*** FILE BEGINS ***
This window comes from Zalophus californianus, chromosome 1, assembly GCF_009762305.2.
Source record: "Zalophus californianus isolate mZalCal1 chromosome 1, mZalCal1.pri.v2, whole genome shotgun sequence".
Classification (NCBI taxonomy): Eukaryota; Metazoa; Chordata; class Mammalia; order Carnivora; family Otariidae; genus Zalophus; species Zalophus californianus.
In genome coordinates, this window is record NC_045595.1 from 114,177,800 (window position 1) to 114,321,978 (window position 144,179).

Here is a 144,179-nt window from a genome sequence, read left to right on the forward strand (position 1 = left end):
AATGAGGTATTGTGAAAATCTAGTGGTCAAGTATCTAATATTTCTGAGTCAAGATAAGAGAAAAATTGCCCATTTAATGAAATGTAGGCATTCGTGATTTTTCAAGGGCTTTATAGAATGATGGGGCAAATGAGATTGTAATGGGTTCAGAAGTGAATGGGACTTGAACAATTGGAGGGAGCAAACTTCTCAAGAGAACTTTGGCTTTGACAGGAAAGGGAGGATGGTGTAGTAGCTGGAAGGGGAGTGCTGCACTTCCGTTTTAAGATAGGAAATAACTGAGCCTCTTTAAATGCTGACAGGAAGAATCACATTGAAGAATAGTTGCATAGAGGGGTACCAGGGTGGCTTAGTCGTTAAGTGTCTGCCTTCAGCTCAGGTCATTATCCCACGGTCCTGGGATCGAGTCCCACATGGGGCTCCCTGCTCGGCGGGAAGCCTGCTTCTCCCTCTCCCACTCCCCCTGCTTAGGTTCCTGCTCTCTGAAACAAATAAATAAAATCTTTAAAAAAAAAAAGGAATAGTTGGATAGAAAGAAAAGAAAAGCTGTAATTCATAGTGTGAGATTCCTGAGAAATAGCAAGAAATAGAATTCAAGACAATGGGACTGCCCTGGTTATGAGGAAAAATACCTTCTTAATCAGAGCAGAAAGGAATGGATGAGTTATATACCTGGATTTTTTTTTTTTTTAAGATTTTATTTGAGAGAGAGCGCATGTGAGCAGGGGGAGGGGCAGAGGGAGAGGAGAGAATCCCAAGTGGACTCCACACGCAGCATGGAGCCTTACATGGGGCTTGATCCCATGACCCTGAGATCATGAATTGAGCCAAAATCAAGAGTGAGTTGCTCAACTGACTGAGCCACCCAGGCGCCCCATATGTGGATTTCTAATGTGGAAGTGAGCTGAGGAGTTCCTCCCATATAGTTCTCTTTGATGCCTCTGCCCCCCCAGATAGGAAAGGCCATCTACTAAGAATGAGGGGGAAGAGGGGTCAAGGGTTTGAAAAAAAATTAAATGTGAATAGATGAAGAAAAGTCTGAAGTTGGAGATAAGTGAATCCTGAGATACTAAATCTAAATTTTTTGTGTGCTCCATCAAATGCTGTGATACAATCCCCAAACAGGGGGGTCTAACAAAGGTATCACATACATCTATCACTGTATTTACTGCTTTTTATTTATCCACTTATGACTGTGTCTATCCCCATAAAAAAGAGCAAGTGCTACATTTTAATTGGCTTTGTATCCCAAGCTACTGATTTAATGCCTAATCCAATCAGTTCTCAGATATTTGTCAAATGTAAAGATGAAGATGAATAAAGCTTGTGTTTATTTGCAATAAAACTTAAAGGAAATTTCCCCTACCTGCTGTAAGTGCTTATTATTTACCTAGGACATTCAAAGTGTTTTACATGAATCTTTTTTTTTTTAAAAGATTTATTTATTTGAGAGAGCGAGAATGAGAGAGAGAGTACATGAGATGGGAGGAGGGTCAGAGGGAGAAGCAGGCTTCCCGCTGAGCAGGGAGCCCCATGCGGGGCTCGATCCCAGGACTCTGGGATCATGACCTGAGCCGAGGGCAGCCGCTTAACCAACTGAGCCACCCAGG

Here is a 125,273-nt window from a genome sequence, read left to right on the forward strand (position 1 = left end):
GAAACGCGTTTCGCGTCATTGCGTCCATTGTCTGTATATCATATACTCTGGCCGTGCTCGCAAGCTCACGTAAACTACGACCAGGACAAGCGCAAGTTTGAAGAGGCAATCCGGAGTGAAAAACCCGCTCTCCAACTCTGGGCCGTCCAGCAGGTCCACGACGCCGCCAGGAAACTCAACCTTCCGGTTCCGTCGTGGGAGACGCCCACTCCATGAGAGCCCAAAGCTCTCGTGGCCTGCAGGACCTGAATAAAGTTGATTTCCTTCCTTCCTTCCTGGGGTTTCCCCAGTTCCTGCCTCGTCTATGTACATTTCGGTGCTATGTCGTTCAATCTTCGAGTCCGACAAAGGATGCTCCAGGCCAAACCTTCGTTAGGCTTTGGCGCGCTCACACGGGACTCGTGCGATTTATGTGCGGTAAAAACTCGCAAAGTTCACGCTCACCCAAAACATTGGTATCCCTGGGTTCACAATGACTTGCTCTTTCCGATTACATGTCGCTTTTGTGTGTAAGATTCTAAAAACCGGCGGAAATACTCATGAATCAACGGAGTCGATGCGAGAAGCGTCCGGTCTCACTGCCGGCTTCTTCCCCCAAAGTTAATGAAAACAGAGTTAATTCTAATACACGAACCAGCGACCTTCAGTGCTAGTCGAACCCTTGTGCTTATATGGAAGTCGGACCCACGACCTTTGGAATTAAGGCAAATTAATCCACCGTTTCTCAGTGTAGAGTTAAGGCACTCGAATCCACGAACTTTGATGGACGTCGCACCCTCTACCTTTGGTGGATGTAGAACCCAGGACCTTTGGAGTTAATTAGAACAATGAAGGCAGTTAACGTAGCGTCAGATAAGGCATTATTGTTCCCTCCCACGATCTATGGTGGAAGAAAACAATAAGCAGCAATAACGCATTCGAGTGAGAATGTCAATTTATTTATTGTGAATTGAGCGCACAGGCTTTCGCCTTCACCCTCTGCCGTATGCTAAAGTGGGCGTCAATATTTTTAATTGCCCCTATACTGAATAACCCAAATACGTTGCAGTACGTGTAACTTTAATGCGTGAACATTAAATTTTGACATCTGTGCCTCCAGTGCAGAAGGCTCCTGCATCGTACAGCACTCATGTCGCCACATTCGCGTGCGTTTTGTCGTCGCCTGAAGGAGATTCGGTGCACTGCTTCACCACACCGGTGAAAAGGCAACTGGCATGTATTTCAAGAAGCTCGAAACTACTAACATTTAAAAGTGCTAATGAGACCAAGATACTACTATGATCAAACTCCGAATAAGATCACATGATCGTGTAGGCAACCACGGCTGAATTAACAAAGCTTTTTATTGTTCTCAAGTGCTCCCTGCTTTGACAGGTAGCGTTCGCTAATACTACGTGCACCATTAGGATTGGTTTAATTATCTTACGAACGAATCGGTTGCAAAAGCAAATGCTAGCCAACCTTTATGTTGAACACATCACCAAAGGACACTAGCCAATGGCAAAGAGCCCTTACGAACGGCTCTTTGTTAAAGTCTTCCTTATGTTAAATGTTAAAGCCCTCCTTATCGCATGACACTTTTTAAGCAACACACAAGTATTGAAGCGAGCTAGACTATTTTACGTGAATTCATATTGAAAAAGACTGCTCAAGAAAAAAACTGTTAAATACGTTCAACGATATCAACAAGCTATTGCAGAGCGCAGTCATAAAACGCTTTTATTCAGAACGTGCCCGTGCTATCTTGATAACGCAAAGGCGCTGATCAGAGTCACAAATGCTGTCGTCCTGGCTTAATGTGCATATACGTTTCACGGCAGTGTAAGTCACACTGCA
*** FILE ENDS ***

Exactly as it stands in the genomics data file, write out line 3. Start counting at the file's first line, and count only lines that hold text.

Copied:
Classification (NCBI taxonomy): Eukaryota; Metazoa; Chordata; class Mammalia; order Carnivora; family Otariidae; genus Zalophus; species Zalophus californianus.